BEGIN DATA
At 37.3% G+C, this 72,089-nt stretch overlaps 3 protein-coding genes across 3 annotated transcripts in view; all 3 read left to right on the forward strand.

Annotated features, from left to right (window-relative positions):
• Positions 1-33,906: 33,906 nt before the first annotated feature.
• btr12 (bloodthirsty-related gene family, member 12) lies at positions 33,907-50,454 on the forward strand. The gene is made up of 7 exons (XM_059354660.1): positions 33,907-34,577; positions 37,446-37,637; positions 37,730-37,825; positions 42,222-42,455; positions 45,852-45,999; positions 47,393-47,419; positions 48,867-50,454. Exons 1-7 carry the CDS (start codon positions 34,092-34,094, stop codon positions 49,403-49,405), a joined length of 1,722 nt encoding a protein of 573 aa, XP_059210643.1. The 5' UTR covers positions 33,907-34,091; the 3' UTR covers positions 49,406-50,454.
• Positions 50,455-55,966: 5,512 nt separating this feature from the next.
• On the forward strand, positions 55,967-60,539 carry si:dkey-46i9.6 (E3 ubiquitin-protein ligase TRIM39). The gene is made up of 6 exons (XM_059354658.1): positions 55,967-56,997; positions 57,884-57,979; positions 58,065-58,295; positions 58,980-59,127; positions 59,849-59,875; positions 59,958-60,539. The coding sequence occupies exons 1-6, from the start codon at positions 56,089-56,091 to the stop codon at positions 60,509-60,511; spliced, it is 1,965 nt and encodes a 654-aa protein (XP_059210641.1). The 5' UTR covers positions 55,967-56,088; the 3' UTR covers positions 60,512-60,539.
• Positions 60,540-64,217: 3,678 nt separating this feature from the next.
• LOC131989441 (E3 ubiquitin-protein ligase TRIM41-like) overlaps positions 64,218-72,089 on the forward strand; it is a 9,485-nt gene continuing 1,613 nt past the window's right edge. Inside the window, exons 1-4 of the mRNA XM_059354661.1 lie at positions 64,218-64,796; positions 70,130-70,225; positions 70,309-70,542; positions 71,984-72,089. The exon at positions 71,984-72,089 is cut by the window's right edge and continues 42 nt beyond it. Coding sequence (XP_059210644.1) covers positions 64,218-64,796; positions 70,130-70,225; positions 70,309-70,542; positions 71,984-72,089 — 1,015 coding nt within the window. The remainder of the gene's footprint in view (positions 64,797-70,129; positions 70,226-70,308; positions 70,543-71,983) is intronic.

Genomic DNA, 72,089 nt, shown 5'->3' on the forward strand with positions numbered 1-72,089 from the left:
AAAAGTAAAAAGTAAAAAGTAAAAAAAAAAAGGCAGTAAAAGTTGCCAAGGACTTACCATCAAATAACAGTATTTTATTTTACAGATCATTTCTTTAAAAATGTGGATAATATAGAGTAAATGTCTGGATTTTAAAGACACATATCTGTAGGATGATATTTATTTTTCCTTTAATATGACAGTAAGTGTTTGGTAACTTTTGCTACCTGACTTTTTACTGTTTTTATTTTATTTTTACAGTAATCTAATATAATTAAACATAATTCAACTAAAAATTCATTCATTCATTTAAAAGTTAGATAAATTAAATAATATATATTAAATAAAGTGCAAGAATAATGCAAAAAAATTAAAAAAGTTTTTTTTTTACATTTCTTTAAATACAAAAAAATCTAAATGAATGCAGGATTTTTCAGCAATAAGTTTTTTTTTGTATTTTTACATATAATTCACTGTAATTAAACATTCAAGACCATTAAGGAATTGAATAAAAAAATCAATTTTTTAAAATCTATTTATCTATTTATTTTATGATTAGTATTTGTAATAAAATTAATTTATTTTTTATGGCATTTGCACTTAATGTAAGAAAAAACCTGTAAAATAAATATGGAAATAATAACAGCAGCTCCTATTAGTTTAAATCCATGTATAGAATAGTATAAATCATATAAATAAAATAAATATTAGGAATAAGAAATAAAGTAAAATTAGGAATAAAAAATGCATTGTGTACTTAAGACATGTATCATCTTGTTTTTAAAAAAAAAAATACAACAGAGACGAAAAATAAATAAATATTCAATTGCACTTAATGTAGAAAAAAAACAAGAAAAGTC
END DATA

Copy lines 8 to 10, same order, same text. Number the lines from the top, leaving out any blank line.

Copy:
• LOC131989441 (E3 ubiquitin-protein ligase TRIM41-like) overlaps positions 64,218-72,089 on the forward strand; it is a 9,485-nt gene continuing 1,613 nt past the window's right edge. Inside the window, exons 1-4 of the mRNA XM_059354661.1 lie at positions 64,218-64,796; positions 70,130-70,225; positions 70,309-70,542; positions 71,984-72,089. The exon at positions 71,984-72,089 is cut by the window's right edge and continues 42 nt beyond it. Coding sequence (XP_059210644.1) covers positions 64,218-64,796; positions 70,130-70,225; positions 70,309-70,542; positions 71,984-72,089 — 1,015 coding nt within the window. The remainder of the gene's footprint in view (positions 64,797-70,129; positions 70,226-70,308; positions 70,543-71,983) is intronic.

Genomic DNA, 72,089 nt, shown 5'->3' on the forward strand with positions numbered 1-72,089 from the left:
AAAAGTAAAAAGTAAAAAGTAAAAAAAAAAAGGCAGTAAAAGTTGCCAAGGACTTACCATCAAATAACAGTATTTTATTTTACAGATCATTTCTTTAAAAATGTGGATAATATAGAGTAAATGTCTGGATTTTAAAGACACATATCTGTAGGATGATATTTATTTTTCCTTTAATATGACAGTAAGTGTTTGGTAACTTTTGCTACCTGACTTTTTACTGTTTTTATTTTATTTTTACAGTAATCTAATATAATTAAACATAATTCAACTAAAAATTCATTCATTCATTTAAAAGTTAGATAAATTAAATAATATATATTAAATAAAGTGCAAGAATAATGCAAAAAAATTAAAAAAGTTTTTTTTTTACATTTCTTTAAATACAAAAAAATCTAAATGAATGCAGGATTTTTCAGCAATAAGTTTTTTTTTGTATTTTTACATATAATTCACTGTAATTAAACATTCAAGACCATTAAGGAATTGAATAAAAAAATCAATTTTTTAAAATCTATTTATCTATTTATTTTATGATTAGTATTTGTAATAAAATTAATTTATTTTTTATGGCATTTGCACTTAATGTAAGAAAAAACCTGTAAAATAAATATGGAAATAATAACAGCAGCTCCTATTAGTTTAAATCCATGTATAGAATAGTATAAATCATATAAATAAAATAAATATTAGGAATAAGAAATAAAGTAAAATTAGGAATAAAAAATGCATTGTGTACTTAAGACATGTATCATCTTGTTTTTAAAAAAAAAAATACAACAGAGACGAAAAATAAATAAATATTCAATTGCACTTAATGTAGAAAAAAAACAAGAAAAGTC